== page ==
What I read today: “On homology”


Here’s something new.  I had planned to read many, many papers early in PhD, but so far have only managed to read many.  This ‘what I read today’ section will hopefully keep me to this.  Here, I will show what I read today, give a short summary and some of my thoughts.  This likely to be a more technically worded section, so feel free to simply pass them by.

Day One: 17 Jan 2012

NIXON, K. C. and CARPENTER, J. M. 2011. On homology. Cladistics, 27, 10 pp., doi: 10.1111/j.1096-0031.2011.00371.x.

  • Homoplasy is non-homology.
  • Homology is the sharing of characters derived from the same phylogenetic origin.
  • Homoplasy can be treated as error in the phylogenetic hypothesis of homology — i.e. enforcing a separate origin for e.g. bird and insect wings (function in flight) or bird and platypus bills (morphology) — thus separating homoplasy and analogy in a phylogenetic framework.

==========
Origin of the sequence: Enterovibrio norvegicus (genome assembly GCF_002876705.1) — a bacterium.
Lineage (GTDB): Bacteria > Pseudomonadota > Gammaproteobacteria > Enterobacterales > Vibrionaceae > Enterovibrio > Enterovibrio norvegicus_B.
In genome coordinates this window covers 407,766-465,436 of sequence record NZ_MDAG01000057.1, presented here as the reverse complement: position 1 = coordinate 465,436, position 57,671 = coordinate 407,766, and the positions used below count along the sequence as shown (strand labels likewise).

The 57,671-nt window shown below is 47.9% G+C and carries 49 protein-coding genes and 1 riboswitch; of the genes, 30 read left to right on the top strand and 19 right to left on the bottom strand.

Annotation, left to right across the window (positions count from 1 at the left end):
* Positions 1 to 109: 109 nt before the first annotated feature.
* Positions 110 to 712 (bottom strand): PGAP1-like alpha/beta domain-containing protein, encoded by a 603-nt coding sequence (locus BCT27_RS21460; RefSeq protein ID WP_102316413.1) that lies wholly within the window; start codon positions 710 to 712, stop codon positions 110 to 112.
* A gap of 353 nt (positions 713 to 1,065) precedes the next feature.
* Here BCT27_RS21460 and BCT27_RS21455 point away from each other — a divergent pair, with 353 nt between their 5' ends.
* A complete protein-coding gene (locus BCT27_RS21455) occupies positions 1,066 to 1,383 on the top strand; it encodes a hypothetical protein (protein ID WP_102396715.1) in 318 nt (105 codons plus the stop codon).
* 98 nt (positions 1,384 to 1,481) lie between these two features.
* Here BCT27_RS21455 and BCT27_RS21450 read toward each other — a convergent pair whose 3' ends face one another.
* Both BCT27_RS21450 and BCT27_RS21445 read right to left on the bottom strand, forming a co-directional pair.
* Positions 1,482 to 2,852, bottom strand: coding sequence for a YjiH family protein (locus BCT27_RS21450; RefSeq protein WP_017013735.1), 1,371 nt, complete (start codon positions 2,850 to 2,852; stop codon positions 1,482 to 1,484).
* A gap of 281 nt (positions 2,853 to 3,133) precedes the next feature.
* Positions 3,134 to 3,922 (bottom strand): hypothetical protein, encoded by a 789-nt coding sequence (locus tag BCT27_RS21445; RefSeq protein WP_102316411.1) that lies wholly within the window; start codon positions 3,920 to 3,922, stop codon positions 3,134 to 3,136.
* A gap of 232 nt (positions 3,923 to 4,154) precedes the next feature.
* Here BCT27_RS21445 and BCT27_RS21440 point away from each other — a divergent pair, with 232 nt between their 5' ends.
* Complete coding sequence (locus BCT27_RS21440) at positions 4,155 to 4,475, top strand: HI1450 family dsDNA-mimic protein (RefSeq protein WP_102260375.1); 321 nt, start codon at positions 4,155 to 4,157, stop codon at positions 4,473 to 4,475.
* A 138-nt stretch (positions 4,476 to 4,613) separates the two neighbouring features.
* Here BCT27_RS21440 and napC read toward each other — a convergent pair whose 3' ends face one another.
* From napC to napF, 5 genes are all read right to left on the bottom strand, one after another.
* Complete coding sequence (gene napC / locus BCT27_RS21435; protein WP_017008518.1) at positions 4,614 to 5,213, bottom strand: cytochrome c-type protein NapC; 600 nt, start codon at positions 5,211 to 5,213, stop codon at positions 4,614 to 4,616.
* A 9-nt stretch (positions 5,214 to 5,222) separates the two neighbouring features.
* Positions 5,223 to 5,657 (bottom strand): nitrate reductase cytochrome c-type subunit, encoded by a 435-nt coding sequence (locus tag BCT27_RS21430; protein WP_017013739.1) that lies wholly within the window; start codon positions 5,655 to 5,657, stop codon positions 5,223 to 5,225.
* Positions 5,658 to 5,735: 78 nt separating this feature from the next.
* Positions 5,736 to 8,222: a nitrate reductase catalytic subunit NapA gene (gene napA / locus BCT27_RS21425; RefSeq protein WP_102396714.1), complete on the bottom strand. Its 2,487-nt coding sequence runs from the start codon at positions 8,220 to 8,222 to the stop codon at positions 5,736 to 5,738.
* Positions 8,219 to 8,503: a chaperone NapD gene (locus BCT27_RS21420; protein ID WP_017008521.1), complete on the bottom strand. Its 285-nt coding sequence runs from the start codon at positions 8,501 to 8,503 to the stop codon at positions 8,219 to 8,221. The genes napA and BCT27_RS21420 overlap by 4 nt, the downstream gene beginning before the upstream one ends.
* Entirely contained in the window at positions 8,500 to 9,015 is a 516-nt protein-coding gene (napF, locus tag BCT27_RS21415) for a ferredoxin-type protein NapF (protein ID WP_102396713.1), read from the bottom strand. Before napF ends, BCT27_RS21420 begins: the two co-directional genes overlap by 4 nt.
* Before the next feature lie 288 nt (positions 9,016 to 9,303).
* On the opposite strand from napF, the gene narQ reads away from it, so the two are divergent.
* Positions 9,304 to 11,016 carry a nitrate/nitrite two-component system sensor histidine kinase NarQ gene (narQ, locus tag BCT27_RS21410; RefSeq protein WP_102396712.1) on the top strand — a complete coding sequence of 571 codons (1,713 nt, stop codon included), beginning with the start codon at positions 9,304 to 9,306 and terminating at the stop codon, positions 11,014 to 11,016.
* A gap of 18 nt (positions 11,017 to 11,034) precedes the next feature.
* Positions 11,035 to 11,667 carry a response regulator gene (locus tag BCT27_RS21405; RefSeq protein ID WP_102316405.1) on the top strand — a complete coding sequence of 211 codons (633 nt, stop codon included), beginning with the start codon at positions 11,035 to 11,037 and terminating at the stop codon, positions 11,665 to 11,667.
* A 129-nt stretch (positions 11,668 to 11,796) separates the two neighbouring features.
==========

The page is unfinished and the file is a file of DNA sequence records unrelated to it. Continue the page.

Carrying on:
• This applies equally to morphological (characters and states) and genomic (position and base) data.
  • Parsimony acts to reduced error (homoplasy) in optimisation.
  • Homology between single-character states is not tested by cladistic analysis.

This is an informative paper but sometimes ends up being complicatedly worded — and has some awfully long sentences.  Aside from this the logic is fairly easy to follow.  The two main sections of the paper concern the link between homology and plesiomorphy and homoplasy as error.

Of particular interest to me was the ‘homoplasy as error’ section.  They argue that homoplasy is the erroneous treatment of analogous characters as homologous.  One of the examples used is the wings of insects and birds: although both have the same function (flight) they have very different origins (non-homology).  Having a single character (‘has wings’) would entail coding both in the positive (1) state.  That possession of wings is coded in a single character is — at least implicitly — a phylogenetic hypothesis of their homology.  Multiple codings — such as ‘has insect-type wings’ and ‘has bird-type wings’ in its simplest form — transforms this into a hypothesis of analogy.

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